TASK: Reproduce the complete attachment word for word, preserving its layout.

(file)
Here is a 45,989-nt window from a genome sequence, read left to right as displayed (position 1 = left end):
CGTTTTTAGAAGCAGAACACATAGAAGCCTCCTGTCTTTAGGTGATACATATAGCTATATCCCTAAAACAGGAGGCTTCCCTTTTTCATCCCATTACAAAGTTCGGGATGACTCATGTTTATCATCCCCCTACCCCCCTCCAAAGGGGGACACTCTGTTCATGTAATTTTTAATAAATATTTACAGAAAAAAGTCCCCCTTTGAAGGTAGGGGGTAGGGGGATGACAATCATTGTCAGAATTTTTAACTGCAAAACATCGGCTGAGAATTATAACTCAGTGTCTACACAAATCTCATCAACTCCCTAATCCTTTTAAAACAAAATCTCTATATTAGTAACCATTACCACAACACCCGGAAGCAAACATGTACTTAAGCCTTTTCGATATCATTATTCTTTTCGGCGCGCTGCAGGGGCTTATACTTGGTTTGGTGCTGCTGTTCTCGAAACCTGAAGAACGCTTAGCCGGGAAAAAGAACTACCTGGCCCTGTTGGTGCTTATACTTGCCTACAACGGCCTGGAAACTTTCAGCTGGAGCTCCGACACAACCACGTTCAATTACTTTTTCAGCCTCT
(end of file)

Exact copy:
Here is a 45,989-nt window from a genome sequence, read left to right as displayed (position 1 = left end):
CGTTTTTAGAAGCAGAACACATAGAAGCCTCCTGTCTTTAGGTGATACATATAGCTATATCCCTAAAACAGGAGGCTTCCCTTTTTCATCCCATTACAAAGTTCGGGATGACTCATGTTTATCATCCCCCTACCCCCCTCCAAAGGGGGACACTCTGTTCATGTAATTTTTAATAAATATTTACAGAAAAAAGTCCCCCTTTGAAGGTAGGGGGTAGGGGGATGACAATCATTGTCAGAATTTTTAACTGCAAAACATCGGCTGAGAATTATAACTCAGTGTCTACACAAATCTCATCAACTCCCTAATCCTTTTAAAACAAAATCTCTATATTAGTAACCATTACCACAACACCCGGAAGCAAACATGTACTTAAGCCTTTTCGATATCATTATTCTTTTCGGCGCGCTGCAGGGGCTTATACTTGGTTTGGTGCTGCTGTTCTCGAAACCTGAAGAACGCTTAGCCGGGAAAAAGAACTACCTGGCCCTGTTGGTGCTTATACTTGCCTACAACGGCCTGGAAACTTTCAGCTGGAGCTCCGACACAACCACGTTCAATTACTTTTTCAGCCTCT